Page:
Mt. Juliet resident Keith Edmonds announced Monday he would continue his mission of empowering child abuse victims with his foundation’s Backpack of Love program.
Edmonds was 14 months old when an abuser held his face to an electric heater, resulting in third-degree burns and scarring. He turned his pain and suffering into something positive six years ago when he started to use his experience as a platform to bring awareness to child abuse.
He’s spoken at different organization’s conferences and recently formed his own nonprofit, the Keith Edmonds Foundation. The purpose of the organization is to empower victims in Wilson County.
“The Keith Edmonds Foundation is here to empower child abuse victims, and we believe a kid should get to be a kid,” he said. “Everything you see with the Keith Edmonds Foundation, and everything you’re a part of with the Keith Edmonds Foundation in empowering child abuse victims, is going to be exciting and upbeat. We deal with a very serious issue, but everything is going to be positive. These kids are dealing with a whole lot.”
Edmonds highlighted several initiatives with the foundation, including the Backpack of Love program.
“When a child is taken from that environment, there usually isn’t time for them to go back and get their favorite toy or stuffed animal or clothes. They’re taken to a place and almost have nothing,” Edmonds said.
The backpack program would supply children with essentials and goodie items when removed from an abusive environment. The Keith Edmonds Foundation would have backpacks ready to give to the children. The Department of Children Services would call the foundation and a member of the foundation would immediately take the backpack to the child’s location.
“On a few occasions, we may have to meet in a shopping center or on the side of the road, as example. The goal is to get a backpack to these children quickly and efficiently,” Edmonds said.
Backpacks contain essential necessities for kids of all ages who are entering the system. Each backpack is designed to be gender and very age specific. These backpacks include such things as a toothbrush, toothpaste, hairbrush, children’s soap/body wash, children’s shampoo, changes of clothing for the child’s age, personal clothing (underwear, socks, pajamas) and age appropriate books and toys.
There are four ways people can get involved in the backpack program:
• Make a financial contribution: Preferred method as the foundation can purchase items in bulk or at a discounted non-profit rate. People can donate by credit card or PayPal by visiting the website at www.keithedmondsfoundation.org, or mail donation to P.O. Box 1870, Mt. Juliet, 37121.
• Purchase a backpack and fill it with love: Using a checklist, people can begin filling a backpack for a child of particular age and gender. Once the backpack is complete, people can drop off the backpacks at any of the drop-off locations.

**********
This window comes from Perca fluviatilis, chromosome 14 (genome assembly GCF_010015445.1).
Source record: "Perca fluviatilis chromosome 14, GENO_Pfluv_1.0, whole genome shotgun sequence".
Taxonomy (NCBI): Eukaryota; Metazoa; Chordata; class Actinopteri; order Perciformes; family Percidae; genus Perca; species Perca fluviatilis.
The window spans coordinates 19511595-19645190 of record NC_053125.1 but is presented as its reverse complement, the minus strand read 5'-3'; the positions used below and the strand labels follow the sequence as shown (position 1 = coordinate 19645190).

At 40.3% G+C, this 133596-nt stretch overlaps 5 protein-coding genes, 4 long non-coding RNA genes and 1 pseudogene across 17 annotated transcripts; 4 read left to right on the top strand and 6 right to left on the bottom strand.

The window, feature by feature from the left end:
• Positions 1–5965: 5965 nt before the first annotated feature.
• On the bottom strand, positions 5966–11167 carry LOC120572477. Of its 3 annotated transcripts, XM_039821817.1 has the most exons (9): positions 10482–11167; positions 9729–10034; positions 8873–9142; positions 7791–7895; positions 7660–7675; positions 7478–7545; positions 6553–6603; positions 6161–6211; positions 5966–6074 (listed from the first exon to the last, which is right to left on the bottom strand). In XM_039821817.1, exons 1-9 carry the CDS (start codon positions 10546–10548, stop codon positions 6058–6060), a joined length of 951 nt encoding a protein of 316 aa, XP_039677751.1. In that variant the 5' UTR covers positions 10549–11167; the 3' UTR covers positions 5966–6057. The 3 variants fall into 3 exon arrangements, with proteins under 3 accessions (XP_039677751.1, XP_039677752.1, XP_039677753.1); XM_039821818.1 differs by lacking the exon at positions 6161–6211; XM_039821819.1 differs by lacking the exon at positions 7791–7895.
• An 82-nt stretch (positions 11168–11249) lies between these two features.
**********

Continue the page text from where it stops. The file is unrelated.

• Organize a drive: Organize a business, church group, social group, school or community organization to assemble backpacks. If the group wishes, the foundation can come to any organization to speak about the program and present sample backpacks.
• Make a donation and have a backpack purchased and filled on your behalf: The average cost of a backpack can run between $30-50, however cost can fluctuate depending on age and amount of donated items. People can make a donation at keithedmondsfoundation.org. Donors can specify the age and gender of the pack they would like to fill.
“This is not a Keith Edmonds thing. This is a community thing and we have the opportunity to do something really special for the children like myself,” Edmonds said.
“In the 1980s there were 1 million cases of child abuse,” he said last month. “In the 1990s, it was up to 2 million, and in the 2000s, it was 3 million. Now, we’re pushing 4 million. Coming out with my story, I was able to tell the courage and strength that it takes to go from victim to survivor.”
Edmonds said child abuse is not only a problem in other parts of the country, but also Tennessee and Wilson County.
“Tennessee ranked 365th in the country in child well being,” he said. “There were 66,000 cases of child abuse reported in 2015. Some of those cases were incorrectly reported. If we look at those numbers and divide them by the number of counties in Tennessee, that means there were 700 cases in Wilson County in 2015. That’s almost two cases a day. If you look across the nation, there are cases reported every 10 seconds.”
To spread awareness about Child Abuse Prevention and Awareness Month, Edmonds started making videos this year with area businesses. He compiled more than 100 businesses that made a video, including the Nashville Predators.
Next year, he plans to take victims to a Nashville Predators game, “buy them a Coke and a hot dog and just spend time with them. We want them to know they’re not alone. There’s no abuse for victims of child abuse. When you turn to drugs and alcohol, you’re in a community. So why not have a community for the victims of child abuse, when they’re in their informative years. I would be a better person if I was around like-minded people who were focused on my well being, instead of me try to deal with it on my own with drugs and alcohol.”
For more information or to donate, visit keithedmondsfoundation.org.